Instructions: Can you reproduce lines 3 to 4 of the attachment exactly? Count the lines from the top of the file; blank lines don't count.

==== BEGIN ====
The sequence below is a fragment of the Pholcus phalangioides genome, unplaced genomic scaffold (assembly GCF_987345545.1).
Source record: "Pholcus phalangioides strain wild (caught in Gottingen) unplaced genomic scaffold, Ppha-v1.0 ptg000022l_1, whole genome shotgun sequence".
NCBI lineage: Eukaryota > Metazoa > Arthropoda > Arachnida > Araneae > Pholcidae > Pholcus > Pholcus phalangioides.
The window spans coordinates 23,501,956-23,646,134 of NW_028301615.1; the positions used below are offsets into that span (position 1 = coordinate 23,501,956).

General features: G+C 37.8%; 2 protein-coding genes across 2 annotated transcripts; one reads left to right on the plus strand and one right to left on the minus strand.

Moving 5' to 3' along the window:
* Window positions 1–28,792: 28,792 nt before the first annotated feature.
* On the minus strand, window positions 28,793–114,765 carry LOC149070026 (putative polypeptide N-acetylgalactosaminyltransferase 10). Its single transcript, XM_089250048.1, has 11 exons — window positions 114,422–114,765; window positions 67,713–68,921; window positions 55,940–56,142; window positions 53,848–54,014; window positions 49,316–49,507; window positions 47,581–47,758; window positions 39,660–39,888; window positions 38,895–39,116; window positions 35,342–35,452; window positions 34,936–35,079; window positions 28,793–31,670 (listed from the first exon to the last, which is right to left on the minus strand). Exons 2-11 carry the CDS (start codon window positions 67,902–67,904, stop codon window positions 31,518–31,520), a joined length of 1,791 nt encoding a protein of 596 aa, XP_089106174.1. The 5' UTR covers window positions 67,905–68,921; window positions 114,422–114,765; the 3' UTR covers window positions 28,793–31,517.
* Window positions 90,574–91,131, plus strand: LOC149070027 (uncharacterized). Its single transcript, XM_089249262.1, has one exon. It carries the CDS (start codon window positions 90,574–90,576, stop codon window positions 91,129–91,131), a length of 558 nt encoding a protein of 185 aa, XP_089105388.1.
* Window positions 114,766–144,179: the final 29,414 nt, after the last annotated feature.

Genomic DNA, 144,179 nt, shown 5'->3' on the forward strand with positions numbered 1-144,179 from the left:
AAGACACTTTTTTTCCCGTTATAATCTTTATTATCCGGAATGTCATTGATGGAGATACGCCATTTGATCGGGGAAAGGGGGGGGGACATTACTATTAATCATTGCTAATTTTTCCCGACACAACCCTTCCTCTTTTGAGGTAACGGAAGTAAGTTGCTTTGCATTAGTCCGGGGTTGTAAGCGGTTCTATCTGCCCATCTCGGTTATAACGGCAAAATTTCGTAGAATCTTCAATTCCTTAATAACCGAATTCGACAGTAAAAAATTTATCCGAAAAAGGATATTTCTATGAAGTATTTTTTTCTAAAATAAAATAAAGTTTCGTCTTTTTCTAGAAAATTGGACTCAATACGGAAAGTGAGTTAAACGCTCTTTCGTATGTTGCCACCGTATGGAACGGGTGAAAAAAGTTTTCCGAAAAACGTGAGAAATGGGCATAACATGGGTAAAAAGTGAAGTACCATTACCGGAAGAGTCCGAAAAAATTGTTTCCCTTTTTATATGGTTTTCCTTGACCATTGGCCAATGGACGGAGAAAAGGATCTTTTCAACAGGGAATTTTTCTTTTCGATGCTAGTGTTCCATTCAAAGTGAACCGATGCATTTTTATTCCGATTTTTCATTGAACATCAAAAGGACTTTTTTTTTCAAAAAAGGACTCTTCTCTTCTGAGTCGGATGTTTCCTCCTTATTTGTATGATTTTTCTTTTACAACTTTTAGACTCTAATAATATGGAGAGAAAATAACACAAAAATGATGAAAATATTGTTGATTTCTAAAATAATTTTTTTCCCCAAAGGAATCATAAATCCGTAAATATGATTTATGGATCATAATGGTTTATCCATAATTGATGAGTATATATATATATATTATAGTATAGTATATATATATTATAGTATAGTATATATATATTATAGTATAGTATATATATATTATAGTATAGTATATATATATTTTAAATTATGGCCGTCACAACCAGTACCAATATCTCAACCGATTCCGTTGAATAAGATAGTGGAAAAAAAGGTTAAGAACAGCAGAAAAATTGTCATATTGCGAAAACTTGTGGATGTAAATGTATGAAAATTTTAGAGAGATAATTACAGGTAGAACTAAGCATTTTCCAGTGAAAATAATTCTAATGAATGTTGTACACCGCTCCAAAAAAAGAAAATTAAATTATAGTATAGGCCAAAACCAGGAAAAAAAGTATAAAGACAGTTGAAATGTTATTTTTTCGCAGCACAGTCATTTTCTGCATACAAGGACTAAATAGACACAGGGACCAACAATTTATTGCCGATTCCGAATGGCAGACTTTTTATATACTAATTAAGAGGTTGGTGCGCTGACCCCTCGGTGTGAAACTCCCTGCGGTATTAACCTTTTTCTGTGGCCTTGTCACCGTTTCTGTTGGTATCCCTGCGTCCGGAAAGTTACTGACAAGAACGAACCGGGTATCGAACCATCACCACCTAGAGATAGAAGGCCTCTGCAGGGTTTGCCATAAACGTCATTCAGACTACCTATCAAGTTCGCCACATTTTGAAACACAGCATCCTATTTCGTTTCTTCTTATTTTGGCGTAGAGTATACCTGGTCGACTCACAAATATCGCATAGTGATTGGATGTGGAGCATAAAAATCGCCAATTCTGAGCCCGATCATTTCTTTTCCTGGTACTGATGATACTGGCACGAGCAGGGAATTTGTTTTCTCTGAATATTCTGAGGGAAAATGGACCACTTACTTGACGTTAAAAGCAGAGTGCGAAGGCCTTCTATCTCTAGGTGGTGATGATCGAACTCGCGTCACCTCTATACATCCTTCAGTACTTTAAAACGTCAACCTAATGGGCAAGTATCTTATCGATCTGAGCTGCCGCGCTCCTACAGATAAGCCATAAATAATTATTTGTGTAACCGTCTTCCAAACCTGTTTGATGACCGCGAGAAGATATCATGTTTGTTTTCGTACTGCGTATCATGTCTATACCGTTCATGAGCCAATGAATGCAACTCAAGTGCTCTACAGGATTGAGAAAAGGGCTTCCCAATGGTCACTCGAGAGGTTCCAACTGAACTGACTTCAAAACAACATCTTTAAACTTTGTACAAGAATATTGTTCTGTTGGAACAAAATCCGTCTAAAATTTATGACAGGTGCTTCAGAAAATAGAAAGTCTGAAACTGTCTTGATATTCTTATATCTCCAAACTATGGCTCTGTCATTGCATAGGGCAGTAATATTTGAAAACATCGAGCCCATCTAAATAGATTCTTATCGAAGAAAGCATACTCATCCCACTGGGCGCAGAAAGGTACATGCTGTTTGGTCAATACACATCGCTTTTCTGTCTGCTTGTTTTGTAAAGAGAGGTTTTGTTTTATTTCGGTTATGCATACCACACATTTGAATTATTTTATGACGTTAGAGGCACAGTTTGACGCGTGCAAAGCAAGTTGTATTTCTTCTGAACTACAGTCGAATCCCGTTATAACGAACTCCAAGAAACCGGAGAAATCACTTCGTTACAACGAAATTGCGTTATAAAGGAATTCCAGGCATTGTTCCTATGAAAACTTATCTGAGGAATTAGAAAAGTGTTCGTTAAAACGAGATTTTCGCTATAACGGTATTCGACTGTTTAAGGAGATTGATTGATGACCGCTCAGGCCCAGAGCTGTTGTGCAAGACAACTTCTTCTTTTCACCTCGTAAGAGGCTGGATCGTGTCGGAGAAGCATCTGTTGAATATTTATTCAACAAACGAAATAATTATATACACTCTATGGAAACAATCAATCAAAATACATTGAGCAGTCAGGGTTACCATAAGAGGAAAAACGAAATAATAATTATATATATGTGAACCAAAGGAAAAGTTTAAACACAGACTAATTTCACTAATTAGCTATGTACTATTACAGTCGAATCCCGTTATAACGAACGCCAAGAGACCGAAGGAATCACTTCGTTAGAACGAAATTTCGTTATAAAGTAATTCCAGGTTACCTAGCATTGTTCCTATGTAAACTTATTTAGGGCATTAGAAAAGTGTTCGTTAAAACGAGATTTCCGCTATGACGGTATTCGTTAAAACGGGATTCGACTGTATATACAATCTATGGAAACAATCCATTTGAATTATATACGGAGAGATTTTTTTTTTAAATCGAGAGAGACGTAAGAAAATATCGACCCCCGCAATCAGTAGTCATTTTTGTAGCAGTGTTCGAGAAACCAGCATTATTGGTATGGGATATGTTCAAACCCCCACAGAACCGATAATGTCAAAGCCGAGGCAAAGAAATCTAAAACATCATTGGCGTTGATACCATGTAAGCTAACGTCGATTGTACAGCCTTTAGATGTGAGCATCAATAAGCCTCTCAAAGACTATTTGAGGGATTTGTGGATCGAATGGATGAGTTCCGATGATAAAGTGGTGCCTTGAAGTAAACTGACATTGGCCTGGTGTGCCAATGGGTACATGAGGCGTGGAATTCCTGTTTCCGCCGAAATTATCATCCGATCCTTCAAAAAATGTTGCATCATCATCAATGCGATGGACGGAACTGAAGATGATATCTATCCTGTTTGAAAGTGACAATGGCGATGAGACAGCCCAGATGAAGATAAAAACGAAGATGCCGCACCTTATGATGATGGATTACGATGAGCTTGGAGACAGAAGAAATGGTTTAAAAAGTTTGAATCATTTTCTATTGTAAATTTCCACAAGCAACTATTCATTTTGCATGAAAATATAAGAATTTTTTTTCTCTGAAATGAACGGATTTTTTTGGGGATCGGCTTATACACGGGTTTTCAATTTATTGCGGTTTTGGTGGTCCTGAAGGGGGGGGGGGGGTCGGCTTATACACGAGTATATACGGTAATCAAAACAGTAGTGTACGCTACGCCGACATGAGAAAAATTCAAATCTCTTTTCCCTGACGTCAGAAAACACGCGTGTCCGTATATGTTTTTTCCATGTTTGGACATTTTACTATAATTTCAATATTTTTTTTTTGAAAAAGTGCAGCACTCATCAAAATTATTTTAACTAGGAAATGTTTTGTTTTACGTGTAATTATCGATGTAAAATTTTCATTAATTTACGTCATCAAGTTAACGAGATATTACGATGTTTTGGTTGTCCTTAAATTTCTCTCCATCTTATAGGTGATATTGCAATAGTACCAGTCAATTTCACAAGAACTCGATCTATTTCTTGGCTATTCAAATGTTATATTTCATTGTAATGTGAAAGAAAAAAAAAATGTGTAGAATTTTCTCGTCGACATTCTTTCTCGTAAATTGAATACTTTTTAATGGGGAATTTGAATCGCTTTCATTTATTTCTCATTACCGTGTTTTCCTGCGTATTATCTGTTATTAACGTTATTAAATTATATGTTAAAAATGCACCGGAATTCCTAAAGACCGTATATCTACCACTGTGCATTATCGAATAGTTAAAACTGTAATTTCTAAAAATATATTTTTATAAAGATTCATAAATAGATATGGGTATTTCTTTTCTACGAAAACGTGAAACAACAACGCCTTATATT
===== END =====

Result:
NCBI lineage: Eukaryota > Metazoa > Arthropoda > Arachnida > Araneae > Pholcidae > Pholcus > Pholcus phalangioides.
The window spans coordinates 23,501,956-23,646,134 of NW_028301615.1; the positions used below are offsets into that span (position 1 = coordinate 23,501,956).